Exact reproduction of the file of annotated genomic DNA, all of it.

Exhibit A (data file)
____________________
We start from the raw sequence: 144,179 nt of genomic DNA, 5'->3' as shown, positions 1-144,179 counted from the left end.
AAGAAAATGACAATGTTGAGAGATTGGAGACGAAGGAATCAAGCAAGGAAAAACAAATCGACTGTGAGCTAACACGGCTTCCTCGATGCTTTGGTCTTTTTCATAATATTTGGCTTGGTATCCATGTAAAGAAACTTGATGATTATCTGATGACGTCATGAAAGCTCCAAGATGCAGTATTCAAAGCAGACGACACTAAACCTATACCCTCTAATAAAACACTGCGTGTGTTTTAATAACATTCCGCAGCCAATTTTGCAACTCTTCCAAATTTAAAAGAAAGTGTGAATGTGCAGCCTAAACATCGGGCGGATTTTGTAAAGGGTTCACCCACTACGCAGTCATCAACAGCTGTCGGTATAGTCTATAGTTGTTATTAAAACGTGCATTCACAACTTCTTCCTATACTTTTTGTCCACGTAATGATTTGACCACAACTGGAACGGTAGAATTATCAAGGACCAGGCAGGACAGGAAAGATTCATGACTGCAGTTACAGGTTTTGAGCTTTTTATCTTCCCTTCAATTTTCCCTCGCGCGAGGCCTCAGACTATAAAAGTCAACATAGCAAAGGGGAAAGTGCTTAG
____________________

We start from the raw sequence: 144,179 nt of genomic DNA, 5'->3' as shown, positions 1-144,179 counted from the left end.
AAGAAAATGACAATGTTGAGAGATTGGAGACGAAGGAATCAAGCAAGGAAAAACAAATCGACTGTGAGCTAACACGGCTTCCTCGATGCTTTGGTCTTTTTCATAATATTTGGCTTGGTATCCATGTAAAGAAACTTGATGATTATCTGATGACGTCATGAAAGCTCCAAGATGCAGTATTCAAAGCAGACGACACTAAACCTATACCCTCTAATAAAACACTGCGTGTGTTTTAATAACATTCCGCAGCCAATTTTGCAACTCTTCCAAATTTAAAAGAAAGTGTGAATGTGCAGCCTAAACATCGGGCGGATTTTGTAAAGGGTTCACCCACTACGCAGTCATCAACAGCTGTCGGTATAGTCTATAGTTGTTATTAAAACGTGCATTCACAACTTCTTCCTATACTTTTTGTCCACGTAATGATTTGACCACAACTGGAACGGTAGAATTATCAAGGACCAGGCAGGACAGGAAAGATTCATGACTGCAGTTACAGGTTTTGAGCTTTTTATCTTCCCTTCAATTTTCCCTCGCGCGAGGCCTCAGACTATAAAAGTCAACATAGCAAAGGGGAAAGTGCTTAG